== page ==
Madison Haulter’s perfect response to Internet trolls (who left fat-shaming comments on prom photos she shared on Twitter) went viral last week (even Chelsea Clinton gave her props!), but the teen says even though she was disappointed by the hurtful comments, she wasn’t shocked by them.
“I wasn’t surprised by the mean comments the photos received being about my weight,” the Indianapolis-based high school senior, 18, tells PEOPLE. “I think that was the focus of these comments because that’s what is easiest to find in the pictures. When looking at a photo of someone, their physical apperance is the easiest thing to identify.”
After Haulter posted photos of herself in a pink sparkly prom dress with her boyfriend Tre Booker, one tweeter commented, “Wow he loves you even though you’re fat.” Haulter simply responded, “[I] don’t see how people can be rude to people they don’t even know.”
The teen says she has struggled with body confidence, but has come to a place where she feels beautiful in her own skin.
“My weight and my personal image of my body has been something I’ve struggled with all my life,” she says. “Growing up I always got teased for not fitting in, and always compared myself to my friends or classmates. I hated my body. And I have luckily learned to love myself no matter what ‘flaws’ I may have. I’ve realized my curves are beautiful and I shouldn’t be so hard on myself. Everyone looks different, and I need to embrace my differences.”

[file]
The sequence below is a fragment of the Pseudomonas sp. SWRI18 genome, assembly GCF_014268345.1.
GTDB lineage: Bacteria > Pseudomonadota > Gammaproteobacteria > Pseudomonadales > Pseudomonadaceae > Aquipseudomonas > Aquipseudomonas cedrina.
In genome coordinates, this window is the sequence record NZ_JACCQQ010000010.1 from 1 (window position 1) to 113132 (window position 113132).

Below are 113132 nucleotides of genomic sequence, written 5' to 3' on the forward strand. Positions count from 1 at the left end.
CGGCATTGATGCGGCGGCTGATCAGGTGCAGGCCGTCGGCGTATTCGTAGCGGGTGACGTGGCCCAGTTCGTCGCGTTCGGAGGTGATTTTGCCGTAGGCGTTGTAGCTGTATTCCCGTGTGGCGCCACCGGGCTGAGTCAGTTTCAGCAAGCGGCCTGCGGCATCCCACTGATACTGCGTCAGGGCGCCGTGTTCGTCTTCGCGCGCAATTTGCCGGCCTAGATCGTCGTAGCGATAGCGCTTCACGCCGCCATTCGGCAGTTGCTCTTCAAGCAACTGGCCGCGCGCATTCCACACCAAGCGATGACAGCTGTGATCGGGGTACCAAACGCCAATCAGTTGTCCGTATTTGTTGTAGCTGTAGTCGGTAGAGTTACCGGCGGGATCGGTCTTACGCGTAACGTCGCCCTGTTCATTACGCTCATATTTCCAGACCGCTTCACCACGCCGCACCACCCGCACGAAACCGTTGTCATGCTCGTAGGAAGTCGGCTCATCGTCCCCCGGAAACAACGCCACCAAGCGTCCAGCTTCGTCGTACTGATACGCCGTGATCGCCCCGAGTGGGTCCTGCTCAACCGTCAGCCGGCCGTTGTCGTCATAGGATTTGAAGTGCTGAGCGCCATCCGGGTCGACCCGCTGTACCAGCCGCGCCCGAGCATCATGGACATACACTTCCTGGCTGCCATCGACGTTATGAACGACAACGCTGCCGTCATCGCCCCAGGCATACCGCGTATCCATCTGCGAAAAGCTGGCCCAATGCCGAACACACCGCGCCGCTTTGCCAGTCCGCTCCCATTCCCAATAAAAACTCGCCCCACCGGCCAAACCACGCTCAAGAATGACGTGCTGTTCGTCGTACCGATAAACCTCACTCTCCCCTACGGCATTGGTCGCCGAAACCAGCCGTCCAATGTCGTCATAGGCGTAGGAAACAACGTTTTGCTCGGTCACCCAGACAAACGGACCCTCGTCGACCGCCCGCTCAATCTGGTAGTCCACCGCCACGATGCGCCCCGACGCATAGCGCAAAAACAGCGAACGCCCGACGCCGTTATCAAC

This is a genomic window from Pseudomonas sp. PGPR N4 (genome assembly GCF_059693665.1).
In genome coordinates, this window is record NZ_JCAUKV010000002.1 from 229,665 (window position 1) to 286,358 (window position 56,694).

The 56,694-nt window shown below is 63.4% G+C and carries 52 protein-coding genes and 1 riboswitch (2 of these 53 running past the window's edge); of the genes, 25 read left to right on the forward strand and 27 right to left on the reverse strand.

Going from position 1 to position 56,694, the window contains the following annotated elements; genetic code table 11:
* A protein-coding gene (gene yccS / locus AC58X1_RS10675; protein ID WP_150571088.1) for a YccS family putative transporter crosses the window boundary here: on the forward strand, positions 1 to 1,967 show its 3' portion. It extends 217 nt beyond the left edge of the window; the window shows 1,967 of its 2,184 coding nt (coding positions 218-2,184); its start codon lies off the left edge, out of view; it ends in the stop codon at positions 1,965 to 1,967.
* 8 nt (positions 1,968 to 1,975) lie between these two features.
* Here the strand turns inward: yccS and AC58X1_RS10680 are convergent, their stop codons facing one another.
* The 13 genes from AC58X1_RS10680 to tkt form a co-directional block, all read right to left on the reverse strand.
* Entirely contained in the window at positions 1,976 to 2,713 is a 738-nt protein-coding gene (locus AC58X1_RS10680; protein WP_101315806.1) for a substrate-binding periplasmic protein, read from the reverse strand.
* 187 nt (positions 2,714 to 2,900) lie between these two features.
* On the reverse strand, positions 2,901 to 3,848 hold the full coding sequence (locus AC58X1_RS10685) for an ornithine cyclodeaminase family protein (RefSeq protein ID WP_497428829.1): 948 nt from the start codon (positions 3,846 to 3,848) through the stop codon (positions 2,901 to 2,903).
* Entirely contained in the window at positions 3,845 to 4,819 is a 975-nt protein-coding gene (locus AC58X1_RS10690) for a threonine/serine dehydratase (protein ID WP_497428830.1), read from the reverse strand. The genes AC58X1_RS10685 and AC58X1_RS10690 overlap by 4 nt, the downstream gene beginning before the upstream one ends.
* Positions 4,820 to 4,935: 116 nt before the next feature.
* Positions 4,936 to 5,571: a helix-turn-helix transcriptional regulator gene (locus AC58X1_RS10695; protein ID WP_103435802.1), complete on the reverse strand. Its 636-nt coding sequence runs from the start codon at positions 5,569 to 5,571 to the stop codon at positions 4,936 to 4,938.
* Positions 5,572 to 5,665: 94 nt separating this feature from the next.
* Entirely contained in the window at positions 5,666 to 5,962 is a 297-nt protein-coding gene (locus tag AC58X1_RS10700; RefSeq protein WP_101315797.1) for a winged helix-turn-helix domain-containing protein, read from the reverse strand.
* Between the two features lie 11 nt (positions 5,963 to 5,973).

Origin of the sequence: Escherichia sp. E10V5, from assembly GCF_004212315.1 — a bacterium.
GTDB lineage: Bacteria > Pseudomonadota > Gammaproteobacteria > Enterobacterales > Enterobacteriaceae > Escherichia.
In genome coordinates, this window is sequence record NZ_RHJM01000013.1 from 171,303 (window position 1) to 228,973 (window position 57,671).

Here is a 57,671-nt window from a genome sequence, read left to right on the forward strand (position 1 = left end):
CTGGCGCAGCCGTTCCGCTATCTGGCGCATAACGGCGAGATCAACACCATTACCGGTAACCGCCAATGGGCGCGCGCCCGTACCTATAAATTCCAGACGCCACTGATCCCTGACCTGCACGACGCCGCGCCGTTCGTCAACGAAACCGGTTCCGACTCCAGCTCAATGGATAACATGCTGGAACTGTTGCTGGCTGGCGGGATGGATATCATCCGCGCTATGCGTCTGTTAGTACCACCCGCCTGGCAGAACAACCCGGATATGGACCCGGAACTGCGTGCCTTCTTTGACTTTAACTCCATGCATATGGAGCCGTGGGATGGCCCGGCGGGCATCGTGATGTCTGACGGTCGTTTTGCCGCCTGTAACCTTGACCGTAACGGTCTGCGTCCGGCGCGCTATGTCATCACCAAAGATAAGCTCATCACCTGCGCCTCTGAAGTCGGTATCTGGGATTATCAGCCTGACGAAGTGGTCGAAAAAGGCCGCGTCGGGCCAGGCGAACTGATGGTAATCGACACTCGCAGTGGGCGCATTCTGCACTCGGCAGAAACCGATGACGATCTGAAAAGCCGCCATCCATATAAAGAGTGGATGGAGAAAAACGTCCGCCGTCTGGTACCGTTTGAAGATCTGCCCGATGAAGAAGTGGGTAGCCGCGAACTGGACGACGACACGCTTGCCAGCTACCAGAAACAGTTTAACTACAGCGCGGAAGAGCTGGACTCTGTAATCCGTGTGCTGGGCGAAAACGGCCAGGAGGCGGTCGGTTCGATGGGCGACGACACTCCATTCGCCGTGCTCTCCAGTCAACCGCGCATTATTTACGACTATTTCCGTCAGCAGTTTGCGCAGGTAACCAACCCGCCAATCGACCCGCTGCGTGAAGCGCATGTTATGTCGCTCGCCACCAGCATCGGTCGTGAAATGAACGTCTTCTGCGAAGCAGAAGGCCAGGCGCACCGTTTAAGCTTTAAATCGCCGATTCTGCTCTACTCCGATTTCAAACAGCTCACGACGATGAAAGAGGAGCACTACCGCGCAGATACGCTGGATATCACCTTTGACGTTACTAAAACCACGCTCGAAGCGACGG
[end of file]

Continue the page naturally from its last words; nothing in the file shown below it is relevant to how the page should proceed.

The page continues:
However, as Haulter points out, none of those feelings can be seen in a simple photograph.
“What we don’t see is the heart someone has or the struggles they have been through,” she says. “That is why I stand so strongly against cyberbulling. It is so easy to just see someone’s profile online and make assumptions about them, but there’s more to someone than what meets the eye.”
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In addition to fat shaming comments, Haulter says her prom photos also received some mean comments about her being in an interracial relationship, but she’s able to brush those off as well.
“Tre and I love each other unconditionally and don’t see any physical factors as a deal breaker,” she says. “We see each other’s heart, and that’s what truly matters. I think with the society we live in, it is past time to treat everyone equally and not judge someone based on their skin color, gender, culture or weight. Love sees none of those things. Love is love.”
Haulter also offers advice to anyone else who has been the victim of online bullies.
“Turning negative comments that you receive into positive energy is how you take those comments in stride, and how I did with this experience,” she says. “There’s always going to be someone that hates on you or tries to bring you down, and you can take that information and say, ‘I know myself better than anyone else besides God does, and I’m just going to use this to grow from and become a better version of myself.’ “